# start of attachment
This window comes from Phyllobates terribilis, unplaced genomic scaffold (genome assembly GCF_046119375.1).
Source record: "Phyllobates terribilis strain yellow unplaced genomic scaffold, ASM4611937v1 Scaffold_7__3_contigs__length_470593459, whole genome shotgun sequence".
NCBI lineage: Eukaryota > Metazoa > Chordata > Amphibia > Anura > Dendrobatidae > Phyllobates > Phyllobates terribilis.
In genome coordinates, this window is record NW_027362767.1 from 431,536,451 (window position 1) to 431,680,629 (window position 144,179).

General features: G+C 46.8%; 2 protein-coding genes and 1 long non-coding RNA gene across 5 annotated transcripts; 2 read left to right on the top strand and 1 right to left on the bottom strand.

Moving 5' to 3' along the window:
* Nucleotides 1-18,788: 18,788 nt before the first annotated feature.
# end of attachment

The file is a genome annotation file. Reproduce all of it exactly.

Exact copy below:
This window comes from Phyllobates terribilis, unplaced genomic scaffold (genome assembly GCF_046119375.1).
Source record: "Phyllobates terribilis strain yellow unplaced genomic scaffold, ASM4611937v1 Scaffold_7__3_contigs__length_470593459, whole genome shotgun sequence".
NCBI lineage: Eukaryota > Metazoa > Chordata > Amphibia > Anura > Dendrobatidae > Phyllobates > Phyllobates terribilis.
In genome coordinates, this window is record NW_027362767.1 from 431,536,451 (window position 1) to 431,680,629 (window position 144,179).

General features: G+C 46.8%; 2 protein-coding genes and 1 long non-coding RNA gene across 5 annotated transcripts; 2 read left to right on the top strand and 1 right to left on the bottom strand.

Moving 5' to 3' along the window:
* Nucleotides 1-18,788: 18,788 nt before the first annotated feature.